As I followed the crowd of reporters down the elevator to the service level to the pressroom and the locker rooms, I felt like a kid in a candy shop. I didn’t know which way to turn. There was a cool down period for the players before the reporters were allowed in the locker room, so I took the opportunity to walk onto the field and look up at the almost empty stadium. On my way back to the locker room, Eric Mangini was giving the coach’s interview and I went into the room to watch. The interview was more informal than I had anticipated. As I was standing by the door, the legendary running back Jim Brown came in and stood shoulder-to-shoulder with me. I turned and greeted him with a handshake. One more event to make this the best night a Browns fan could have. Once Coach Mangini’s interview was over, I spotted wide receiver Josh Cribbs across the hall giving his interview. There I was standing six feet from Josh Cribbs!

Back down the hall to the locker room I went, but on the way, I saw another interview room. This time it was Brady Quinn at the podium. He had already changed into a well-tailored suit. He was giving his interview and I was impressed with his sense of team and how often he used the words “we,” “he” and “they” instead of “I” or “me” in his interview. This says a lot about Brady Quinn and his attitude about the team.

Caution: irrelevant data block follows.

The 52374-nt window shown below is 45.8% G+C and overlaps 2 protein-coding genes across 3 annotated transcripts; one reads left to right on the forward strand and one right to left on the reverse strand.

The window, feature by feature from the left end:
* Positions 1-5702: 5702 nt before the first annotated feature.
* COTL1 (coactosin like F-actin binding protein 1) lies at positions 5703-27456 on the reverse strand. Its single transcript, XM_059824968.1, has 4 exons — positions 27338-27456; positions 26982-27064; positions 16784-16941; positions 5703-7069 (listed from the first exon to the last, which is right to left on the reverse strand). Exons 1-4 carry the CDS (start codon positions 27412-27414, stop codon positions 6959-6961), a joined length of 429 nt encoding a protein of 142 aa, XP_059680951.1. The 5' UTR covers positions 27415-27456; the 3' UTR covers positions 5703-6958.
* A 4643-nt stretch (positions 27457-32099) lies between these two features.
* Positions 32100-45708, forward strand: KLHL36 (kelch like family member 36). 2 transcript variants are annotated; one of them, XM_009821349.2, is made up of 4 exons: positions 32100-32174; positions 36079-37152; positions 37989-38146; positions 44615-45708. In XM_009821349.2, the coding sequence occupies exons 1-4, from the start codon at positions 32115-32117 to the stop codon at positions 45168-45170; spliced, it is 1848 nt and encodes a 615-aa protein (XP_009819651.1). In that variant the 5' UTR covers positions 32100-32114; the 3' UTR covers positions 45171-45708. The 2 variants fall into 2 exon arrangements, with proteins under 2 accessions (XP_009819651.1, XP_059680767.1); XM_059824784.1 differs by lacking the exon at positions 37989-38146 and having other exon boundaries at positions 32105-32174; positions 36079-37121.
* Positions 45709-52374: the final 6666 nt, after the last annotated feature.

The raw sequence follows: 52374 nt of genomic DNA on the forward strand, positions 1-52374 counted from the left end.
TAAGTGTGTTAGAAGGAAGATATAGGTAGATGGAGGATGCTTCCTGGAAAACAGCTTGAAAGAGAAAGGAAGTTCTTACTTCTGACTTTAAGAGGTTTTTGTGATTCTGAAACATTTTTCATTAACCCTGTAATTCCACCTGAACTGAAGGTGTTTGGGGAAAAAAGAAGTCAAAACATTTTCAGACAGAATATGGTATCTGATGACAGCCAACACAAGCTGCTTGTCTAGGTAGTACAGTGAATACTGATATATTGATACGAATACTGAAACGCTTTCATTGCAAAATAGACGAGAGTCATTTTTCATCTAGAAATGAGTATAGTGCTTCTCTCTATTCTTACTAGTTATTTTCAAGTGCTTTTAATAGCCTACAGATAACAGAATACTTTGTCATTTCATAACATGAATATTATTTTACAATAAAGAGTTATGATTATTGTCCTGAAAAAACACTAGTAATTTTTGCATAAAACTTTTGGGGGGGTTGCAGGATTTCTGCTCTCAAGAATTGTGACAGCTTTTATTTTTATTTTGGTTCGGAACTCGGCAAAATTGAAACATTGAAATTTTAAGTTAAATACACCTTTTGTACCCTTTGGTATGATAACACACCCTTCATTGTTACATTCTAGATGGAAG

At this point, most of the players and the coaches were walking down the hallway. The halls were crowded with lots of players and support staff for both teams. I was surprised that other than some of the linemen, most of the players look like anyone else. But I figured out how to tell the players from the Browns support staff: They were wearing very expensive shoes. Some were dressed down, but they were still wearing high-end shoes. It was nice to see some of the players walking out with family. I always knew there was a family section for the teams, but to watch players walk out to their cars or bus with food in one hand and family around them reminded me of school ball. Even though they get paid and have many more fans, the game still remains the same. Friends and family getting together to play the game they love.

Even though I never made it to the locker room, as a Browns fan, this is one of the greatest experiences I could ever have. I was an ESPN The Mag reporter for a night and it was one of the best games ever. It was cold outside, but at times I wished I was out there with the other fans. My wife had the opportunity to go to the Cavs game as a fan reporter the next night and she sat in the arena surrounded by Cavs fans. She could not cheer, but she could still feel the excitement around her as she witnessed LeBron and the Cleveland Cavs win against Portland. Although I was at the more exciting game, the sterile environment took away some of the energy of the experience.